Stone Mountain Park

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A massive granite mountain on the east edge of Atlanta forms a center for recreation and activities. Actually, about only 1% of the granite formation is visible, like an iceburg, the rest is underground.
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Just one example of the many attarctions is the Fabulous Wallendas Family Thrill Show - here on top of two 52-foot tall sway poles.
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The Wheel of Destiny, although he made it look easy, took a lot of work.
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Especially when walking on the outside of the wheel! Too bad I didn't get any pictures of the Extreme Canines Show, which had some great stunts and tricks by the dogs.
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A model of the park and mountain inside the visitor center. The mountain was a major granite quarry since the 1830s, but hasn't been quarried since the 1970s. In 1838 a 125 foot lookout tower was built on top of the mountain, but was edestroyed by a windstorm in 1851.
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One can ride a cable car or walk up to the top of the mountain. Guess which I did? The mountain is 825 feet tall and covers 583 acres. The top of the mountain is 1,683 feet above sea level.
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The line follows the peak or ridge of the mountain, which is also the trail to walk up (or down).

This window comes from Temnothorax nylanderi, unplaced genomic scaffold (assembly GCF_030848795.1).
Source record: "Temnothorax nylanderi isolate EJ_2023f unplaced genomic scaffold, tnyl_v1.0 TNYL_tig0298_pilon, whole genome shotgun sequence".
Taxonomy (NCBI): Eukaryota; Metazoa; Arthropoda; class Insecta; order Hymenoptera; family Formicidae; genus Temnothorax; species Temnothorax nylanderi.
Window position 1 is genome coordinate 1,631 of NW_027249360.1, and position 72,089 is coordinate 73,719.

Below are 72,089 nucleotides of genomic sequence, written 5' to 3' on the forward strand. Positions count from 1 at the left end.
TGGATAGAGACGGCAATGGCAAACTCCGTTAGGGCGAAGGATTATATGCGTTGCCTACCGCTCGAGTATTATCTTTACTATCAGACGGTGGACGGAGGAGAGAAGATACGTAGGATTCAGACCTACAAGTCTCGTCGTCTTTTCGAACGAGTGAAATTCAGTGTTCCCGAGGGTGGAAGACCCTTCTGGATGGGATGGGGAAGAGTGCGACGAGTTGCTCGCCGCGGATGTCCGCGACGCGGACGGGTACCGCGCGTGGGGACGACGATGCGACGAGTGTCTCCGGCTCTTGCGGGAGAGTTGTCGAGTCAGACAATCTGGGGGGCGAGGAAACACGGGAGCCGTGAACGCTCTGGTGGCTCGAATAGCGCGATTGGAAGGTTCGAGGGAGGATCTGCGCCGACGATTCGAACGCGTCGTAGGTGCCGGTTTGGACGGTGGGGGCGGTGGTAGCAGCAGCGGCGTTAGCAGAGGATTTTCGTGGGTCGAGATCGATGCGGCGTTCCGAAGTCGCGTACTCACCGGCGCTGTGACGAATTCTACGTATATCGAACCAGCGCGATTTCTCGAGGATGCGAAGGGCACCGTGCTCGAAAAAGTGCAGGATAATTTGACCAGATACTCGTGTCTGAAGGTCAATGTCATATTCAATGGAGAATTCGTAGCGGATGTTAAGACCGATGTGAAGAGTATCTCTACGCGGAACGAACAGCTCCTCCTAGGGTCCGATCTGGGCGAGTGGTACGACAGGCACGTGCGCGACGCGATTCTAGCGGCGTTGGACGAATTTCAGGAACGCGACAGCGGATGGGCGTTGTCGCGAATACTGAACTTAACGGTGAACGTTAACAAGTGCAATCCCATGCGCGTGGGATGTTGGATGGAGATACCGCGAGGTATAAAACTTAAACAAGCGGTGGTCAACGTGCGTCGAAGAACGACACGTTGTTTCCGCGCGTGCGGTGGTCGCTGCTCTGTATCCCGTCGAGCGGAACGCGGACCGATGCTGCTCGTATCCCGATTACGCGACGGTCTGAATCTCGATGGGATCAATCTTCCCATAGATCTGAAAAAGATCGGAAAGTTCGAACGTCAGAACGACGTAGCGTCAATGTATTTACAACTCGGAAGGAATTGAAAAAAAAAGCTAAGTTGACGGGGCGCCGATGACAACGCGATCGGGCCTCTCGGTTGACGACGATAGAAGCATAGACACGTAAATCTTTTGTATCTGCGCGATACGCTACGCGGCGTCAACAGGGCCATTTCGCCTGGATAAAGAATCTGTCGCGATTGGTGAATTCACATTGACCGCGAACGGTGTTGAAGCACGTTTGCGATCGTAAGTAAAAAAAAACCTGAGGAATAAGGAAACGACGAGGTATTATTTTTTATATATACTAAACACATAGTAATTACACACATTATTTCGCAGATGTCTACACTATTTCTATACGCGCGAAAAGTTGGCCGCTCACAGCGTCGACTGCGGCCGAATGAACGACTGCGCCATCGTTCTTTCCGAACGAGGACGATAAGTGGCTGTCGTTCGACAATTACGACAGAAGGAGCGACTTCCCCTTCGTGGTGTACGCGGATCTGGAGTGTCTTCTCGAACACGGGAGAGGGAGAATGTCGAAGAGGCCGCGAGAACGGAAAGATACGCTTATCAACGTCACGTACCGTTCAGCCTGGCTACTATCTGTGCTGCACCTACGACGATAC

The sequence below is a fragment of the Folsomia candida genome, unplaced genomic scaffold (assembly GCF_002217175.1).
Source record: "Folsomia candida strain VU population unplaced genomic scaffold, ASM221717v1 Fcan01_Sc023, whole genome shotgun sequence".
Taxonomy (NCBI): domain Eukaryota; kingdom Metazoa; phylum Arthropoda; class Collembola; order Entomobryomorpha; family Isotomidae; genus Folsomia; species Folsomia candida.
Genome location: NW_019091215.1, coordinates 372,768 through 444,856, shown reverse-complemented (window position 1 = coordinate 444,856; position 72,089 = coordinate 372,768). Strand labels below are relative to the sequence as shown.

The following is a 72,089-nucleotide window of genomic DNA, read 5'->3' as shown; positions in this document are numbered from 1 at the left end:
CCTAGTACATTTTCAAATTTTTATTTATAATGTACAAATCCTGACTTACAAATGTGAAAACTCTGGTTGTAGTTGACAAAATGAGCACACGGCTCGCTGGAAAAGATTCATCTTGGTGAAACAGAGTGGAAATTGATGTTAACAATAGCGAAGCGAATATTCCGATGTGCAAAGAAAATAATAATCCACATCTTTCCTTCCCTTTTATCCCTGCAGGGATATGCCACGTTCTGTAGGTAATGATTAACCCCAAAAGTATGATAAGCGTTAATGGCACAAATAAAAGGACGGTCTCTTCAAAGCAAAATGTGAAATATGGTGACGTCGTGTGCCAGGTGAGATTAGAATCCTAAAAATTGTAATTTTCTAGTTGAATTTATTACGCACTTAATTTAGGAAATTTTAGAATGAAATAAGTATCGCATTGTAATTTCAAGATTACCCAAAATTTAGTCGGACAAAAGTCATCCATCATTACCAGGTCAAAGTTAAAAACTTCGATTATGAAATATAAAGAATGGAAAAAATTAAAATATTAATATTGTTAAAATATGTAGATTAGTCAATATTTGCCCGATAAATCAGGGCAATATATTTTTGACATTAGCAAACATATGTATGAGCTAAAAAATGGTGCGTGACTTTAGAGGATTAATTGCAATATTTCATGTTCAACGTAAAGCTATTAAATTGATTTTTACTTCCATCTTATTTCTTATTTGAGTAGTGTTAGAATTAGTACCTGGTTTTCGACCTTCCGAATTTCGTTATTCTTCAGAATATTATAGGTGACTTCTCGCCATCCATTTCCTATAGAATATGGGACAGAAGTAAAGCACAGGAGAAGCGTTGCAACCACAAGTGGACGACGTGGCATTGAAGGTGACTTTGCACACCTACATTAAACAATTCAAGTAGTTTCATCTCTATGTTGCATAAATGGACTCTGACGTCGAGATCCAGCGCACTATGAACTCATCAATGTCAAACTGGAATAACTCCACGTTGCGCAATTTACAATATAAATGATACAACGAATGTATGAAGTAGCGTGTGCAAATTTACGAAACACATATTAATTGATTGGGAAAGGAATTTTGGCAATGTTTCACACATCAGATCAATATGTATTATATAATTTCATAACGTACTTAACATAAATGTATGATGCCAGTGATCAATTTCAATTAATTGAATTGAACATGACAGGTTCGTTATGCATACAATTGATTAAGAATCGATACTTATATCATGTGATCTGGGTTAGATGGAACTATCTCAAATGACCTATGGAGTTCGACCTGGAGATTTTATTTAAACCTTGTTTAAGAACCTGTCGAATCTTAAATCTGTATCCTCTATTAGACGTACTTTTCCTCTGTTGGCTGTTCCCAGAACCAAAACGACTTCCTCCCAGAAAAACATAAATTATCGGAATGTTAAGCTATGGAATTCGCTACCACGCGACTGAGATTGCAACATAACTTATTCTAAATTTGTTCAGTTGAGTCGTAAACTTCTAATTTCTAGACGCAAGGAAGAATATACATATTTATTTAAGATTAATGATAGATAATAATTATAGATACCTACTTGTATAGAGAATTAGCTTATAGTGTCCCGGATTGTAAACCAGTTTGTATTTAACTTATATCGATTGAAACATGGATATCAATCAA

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View looking ove the side of the mountain from inside the cable car while going down. The carving is of three Confederate heroes of the Civil War: Confederate President Jefferson Davis, General Robert E. Lee and Lt. General Thomas "Stonewall" Jackson.
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The entire carved surface of the Memorial Carving measures three acres, larger than a football field. The carving of the three men towers 400 feet above the ground, measures 90 by 190 feet, and is recessed 42 feet into the mountain.
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A train was originally built to move the stone from the quarry, now one just runs the 5 miles around the mountain used by visitors.
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From 1915 - when men burned a cross that was visible across Atlanta - until 1960, Stone Mountain was frequently used as a symbolic meeting place for the Klan. This is why Martin Luther King included it in his "I Have a Dream" on August 28, 1963: "...let freedom ring from Stone Mountain of Georgia!"
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The carving on the mountain was began around 1916 by artist Gutzon Borglum, who completed the carving of Lee's head by 1924, before becoming involved in Mount Rushmore.
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The carving was started from scratch again from 1926 to 1928, before the lease ran out and it sat for 30 years uncompleted.
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After World War II, the state first proposed purchasing the mountain, but do to conflics among the owners and other groups, it wasn't until 1960 that the State of Georgia finally aquired the land.
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Carving resumed in 1963 and it was dedicated in 1970, although not officially declared complete until 1972.
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Campgrounds, hotels, a golf course and many other upscale amenities were added to make Stone Mountain a destination in its own right. Plus there is a one-of-a-kind laser show each night.
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Here one can see the figures of the 3 carvings outlined by the lasers.
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Did I mention that the laser show included lots of music, strobe lights, flame throwers and fireworks?

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